9650690458?profile=RESIZE_180x180In one instance, Gotti shares his paranoid thoughts about his captains. “They break my fucking heart,” Gotti said. “Who the fuck wants to be up here? We got nothin’ but troubles. I got cases coming up. I got nothin’ but fuckin’ trouble. I don’t feel good. What the fuck, am I nuts here? If I go to jail, they’d be happy. ‘Minchia, we finally got rid of him. Hah! I’m getting sick myself, Frank, sick.”

“You gotta get it out,” Locascio answers to soothe his boss. During each conversation Locascio let his boss vent and sometimes tries to calm him down before he makes a deadly decision.

But Gotti was also caught on tape complaining about Gravano and even linking him to several murders, claiming he (Gotti) only ordered them based on Gravano’s comments.

When Gravano heard these taped conversations, they were the push he needed to flip and become a government witness. It was a huge coup for the feds to flip such a high-ranking Mafioso. To use him to bring down their biggest nemesis was the cherry on top.

Between the bug filled with Gotti’s words and Gravano’s testimony Gotti and Locascio didn’t stand a chance. Both men were convicted on racketeering charges and sentenced to life in prison in 1992.

“It’s not personal”

9650689268?profile=RESIZE_180x180At his sentencing hearing, Locascio decided to become the poster boy for omerta, the mob’s code of silence, by stating: “First, I would like to say emphatically that I am innocent... I am guilty though. I am guilty of being a good friend of John Gotti. And if there were more men like John Gotti on this earth, we would have a better country.”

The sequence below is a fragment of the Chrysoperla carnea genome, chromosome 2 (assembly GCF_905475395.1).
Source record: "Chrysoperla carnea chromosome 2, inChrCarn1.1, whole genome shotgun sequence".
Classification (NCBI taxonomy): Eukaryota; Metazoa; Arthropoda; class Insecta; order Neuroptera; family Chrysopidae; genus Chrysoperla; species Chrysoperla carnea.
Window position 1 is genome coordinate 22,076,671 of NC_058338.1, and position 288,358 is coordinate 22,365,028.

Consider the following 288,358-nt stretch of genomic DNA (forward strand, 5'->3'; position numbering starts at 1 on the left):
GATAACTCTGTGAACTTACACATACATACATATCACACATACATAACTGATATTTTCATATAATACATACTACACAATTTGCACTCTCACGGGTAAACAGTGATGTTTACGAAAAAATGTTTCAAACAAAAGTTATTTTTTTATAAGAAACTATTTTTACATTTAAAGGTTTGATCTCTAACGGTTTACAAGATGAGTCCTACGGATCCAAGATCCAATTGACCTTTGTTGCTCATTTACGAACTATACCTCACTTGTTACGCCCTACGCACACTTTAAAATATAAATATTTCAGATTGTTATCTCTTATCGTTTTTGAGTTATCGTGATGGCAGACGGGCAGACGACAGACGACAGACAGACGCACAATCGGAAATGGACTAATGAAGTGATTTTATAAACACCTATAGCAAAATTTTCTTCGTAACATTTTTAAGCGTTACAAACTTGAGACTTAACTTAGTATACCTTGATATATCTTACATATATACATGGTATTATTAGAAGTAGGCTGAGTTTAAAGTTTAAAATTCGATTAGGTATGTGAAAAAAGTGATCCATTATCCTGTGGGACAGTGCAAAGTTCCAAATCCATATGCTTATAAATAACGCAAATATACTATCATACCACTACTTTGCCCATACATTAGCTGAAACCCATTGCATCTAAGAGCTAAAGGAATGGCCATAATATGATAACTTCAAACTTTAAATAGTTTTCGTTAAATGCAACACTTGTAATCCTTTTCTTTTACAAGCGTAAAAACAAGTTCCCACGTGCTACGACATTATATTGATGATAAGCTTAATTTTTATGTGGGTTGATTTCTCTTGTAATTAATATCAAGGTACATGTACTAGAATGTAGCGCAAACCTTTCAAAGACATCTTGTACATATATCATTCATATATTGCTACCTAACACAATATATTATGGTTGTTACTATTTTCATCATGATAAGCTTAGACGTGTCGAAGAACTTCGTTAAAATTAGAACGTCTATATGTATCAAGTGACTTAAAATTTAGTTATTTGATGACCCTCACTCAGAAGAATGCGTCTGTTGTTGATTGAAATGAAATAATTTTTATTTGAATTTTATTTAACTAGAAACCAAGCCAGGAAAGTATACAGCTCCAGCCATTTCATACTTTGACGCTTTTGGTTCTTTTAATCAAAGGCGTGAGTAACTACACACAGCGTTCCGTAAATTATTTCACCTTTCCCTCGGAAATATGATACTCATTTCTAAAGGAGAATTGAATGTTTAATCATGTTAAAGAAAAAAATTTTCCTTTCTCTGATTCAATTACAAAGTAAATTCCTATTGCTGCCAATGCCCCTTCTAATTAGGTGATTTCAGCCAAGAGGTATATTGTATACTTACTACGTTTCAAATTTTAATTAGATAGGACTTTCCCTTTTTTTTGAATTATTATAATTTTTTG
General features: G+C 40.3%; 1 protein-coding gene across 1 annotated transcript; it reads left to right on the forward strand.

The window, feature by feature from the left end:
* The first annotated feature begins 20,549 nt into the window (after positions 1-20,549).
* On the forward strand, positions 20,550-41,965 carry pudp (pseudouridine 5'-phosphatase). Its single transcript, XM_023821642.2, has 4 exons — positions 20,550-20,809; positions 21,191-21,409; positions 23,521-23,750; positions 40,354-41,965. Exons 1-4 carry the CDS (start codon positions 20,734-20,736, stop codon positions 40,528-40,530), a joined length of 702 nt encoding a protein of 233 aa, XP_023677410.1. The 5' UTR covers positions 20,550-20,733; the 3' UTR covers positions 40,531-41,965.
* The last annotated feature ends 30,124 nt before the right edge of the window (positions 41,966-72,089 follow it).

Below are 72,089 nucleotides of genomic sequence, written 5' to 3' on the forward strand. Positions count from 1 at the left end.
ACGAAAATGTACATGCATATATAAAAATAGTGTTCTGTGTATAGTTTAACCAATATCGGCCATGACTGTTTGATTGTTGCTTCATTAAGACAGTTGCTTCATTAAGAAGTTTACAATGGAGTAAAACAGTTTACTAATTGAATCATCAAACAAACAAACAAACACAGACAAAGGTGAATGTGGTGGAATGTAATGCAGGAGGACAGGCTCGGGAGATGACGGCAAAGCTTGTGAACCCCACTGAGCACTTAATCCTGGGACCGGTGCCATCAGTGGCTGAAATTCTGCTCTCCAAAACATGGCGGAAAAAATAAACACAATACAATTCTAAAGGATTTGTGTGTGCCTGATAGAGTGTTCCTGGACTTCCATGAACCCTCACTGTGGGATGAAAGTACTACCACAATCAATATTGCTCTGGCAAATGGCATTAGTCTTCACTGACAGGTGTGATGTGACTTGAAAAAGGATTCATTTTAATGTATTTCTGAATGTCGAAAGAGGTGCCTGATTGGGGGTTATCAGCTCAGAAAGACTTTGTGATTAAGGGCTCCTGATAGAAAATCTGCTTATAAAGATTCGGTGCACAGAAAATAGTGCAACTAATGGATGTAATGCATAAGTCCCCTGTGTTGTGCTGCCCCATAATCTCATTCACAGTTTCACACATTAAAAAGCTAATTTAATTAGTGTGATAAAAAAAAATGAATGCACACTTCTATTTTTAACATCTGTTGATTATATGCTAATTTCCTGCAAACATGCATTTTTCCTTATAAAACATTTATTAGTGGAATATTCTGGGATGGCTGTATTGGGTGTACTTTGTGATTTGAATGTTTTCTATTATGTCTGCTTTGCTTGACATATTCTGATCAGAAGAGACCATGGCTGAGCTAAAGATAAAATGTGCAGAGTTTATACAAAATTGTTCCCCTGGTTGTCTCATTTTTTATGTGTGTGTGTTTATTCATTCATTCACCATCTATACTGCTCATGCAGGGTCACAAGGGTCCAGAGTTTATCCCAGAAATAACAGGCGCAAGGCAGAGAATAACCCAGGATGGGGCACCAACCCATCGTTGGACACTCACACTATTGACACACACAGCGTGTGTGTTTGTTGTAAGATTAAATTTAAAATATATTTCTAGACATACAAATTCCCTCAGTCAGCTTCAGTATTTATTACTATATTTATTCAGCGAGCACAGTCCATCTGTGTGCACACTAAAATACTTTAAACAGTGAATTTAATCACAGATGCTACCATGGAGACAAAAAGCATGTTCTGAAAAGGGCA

Locascio then went into the system and served his time. He was respected by all as a standup man. Fellow mobsters who were imprisoned in the same facility would take pictures with him. He was revered both behind bars and on the streets, but he wasn’t free.

His former pal-turned-enemy Salvatore “Sammy the Bull” Gravano meanwhile was out and about making podcasts and vlogs and appearing in various documentaries about “the life”. Now branded a rat and snitch, Gravano was working hard to get back some of his street cred.

In February of 2020, Locascio made a filing in Brooklyn federal court to overturn his conviction for the murder of wiseguy Louis DiBono in 1990 in a World Trade Center parking garage. Included in the filing is a statement by none other than Gravano, who states: “Frank Locascio had no role in the planning of, nor did he participate in any way in the murder or conspiracy to murder Louis DiBono.”

Despite the kind words from Gravano, the play failed and Locascio remained locked up. He tested positive for COVID-19 as 2020 came to a close, but managed to beat that nasty bug. His old age was catching up though. Various medical complications proved too much for his body to handle.

Locascio passed away on October 1, 2021. He was 89.

In response to news of his death, Gravano, the man whose testimony landed Locascio in prison for life, shared a message on his social media:

“Frank Locascio, true Cosa Nostra til the day you died… This news truly broke my heart.. I’ve come across many men in my walk of life, but you will forever be someone I keep close to my heart. You will be remembered as a true man of integrity.. my deepest condolences to your Family. They say the people we love never truly go away – they will be by our side every day. Rest Easy Brother you are free now.”

I guess the saying is true: “It’s not personal. It’s strictly business.”

Copyright © Gangsters Inc.